It is “extremely likely that humans have been the dominant cause of global warming since the 1950s”


The Intergovernmental Panel on Climate Change (IPCC) has released its 2013 working group I report which is the 5th assessment report that they have produced.  The report had a total of 209 lead authors and 50 review editors from 39 countries and more than 600 contributing authors from 32 countries.  Collectively these authors conducted a mammoth review of climate research from the last three years. The report, based on scientific evidence, historic records and climate models concludes that it is extremely likely that humans have been the dominant cause of global warming since the 1950’s. Improved models and scientific instrumentation has led to increased certainty of humans influence on the world’s climate since the 4th IPCC report in 2007.

Other key findings include the continued increase in global surface temperature change which is expected to exceed 1.5 °C by the end of the 21st Century, relative to 1850. The oceans are also continuing to warm and the potential absorption of heat by the deep ocean has been offered as one explanation as to why there has been a warming hiatus since 1998.

Levels of carbon dioxide, methane and nitrous oxide have increased by 40% since pre-industrial times.  Changes in land use and increasing usage of fossil fuels are the primary causes for this increase.  The oceans have absorbed 30% of emitted carbon dioxide causing ocean acidification which is only predicted to worsen. Prof Thomas Stocker, a co-chair of the IPCC working group spoke at the conference in the Swedish capital saying that climate change “challenges the two primary resources of humans and ecosystems, and water. In short, it threatens our planet, our only home”.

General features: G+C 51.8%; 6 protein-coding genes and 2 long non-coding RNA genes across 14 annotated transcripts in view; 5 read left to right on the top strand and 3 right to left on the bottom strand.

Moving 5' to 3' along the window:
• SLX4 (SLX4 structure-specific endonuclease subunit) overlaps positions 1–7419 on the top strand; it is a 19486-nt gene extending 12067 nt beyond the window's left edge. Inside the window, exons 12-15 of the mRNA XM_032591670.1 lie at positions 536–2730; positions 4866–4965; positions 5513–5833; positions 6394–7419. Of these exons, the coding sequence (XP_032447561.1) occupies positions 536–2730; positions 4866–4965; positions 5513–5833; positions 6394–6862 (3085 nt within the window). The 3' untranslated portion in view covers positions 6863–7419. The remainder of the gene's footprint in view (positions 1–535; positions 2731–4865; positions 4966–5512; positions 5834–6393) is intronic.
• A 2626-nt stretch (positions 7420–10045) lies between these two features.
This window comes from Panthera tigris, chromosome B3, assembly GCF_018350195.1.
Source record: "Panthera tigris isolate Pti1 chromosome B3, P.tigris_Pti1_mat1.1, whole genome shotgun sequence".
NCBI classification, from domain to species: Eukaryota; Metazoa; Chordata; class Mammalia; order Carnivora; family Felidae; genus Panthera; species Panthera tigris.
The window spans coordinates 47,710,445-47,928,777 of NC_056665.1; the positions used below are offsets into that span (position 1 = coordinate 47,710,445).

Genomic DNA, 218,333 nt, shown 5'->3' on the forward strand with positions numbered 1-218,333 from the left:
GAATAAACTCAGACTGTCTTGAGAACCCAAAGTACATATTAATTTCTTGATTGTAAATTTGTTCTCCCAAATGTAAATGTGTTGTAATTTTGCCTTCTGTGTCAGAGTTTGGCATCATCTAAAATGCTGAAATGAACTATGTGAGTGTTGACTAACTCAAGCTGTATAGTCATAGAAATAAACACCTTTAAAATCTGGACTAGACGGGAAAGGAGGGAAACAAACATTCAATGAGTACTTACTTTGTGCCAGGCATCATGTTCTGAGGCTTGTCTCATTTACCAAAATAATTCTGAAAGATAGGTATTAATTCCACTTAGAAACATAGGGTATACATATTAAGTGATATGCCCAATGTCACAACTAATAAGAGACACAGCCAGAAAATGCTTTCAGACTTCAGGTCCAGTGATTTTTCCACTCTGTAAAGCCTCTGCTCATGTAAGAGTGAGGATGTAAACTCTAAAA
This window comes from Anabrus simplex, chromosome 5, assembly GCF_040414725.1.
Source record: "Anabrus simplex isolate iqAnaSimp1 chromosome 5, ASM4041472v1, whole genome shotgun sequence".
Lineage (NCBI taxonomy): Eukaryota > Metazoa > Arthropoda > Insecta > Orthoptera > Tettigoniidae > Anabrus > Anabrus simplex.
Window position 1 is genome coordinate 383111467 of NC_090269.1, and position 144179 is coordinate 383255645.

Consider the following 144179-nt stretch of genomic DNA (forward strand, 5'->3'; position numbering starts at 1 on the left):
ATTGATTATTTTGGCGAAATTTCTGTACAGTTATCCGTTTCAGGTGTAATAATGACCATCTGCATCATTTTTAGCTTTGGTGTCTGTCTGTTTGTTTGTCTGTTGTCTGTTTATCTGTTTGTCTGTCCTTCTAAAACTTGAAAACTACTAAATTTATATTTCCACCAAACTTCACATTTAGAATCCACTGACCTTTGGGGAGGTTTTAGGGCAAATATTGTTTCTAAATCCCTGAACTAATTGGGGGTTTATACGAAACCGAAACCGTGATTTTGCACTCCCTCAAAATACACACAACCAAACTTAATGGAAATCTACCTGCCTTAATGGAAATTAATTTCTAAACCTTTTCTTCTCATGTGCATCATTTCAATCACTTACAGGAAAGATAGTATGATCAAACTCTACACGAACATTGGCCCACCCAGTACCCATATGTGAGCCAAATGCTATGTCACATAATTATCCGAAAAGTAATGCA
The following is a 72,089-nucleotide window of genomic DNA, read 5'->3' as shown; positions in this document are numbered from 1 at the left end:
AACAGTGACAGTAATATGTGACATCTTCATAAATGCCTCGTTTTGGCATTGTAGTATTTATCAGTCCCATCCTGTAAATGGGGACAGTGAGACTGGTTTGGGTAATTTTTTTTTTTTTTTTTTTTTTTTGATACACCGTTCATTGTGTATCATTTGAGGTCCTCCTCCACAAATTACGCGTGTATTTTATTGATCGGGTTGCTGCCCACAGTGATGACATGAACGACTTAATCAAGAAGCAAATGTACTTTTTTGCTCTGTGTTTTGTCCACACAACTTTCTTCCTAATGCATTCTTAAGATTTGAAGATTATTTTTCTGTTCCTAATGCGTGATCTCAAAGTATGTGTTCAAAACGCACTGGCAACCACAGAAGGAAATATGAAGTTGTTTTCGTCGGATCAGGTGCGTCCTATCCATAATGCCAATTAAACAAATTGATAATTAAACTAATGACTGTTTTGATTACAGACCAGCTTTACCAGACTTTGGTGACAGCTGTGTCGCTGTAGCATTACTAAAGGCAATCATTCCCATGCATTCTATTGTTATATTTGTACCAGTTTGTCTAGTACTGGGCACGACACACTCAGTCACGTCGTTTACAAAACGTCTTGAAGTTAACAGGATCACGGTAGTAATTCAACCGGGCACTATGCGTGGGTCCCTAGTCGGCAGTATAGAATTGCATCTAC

In this report, scientists conclude that sea level rise will proceed at a faster rate than we have experience over the past 40 years.  It is predicted that waters will rise between 26cm and 82cm depending on the continued levels of greenhouse emissions. The two main factors contributing to sea level rise are the melting glaciers and warming waters, which expand as they heat up.

For the future, the report states that under all models there will be continued warming, and climate change will affect carbon cycle processes in a way that will exacerbate the increase of carbon dioxide in the atmosphere.

The IPCC Summary for Policymakers can be downloaded here

Leave a Reply

Fill in your details below or click an icon to log in: Logo

You are commenting using your account. Log Out /  Change )

Google photo

You are commenting using your Google account. Log Out /  Change )

Twitter picture

You are commenting using your Twitter account. Log Out /  Change )

Facebook photo

You are commenting using your Facebook account. Log Out /  Change )

Connecting to %s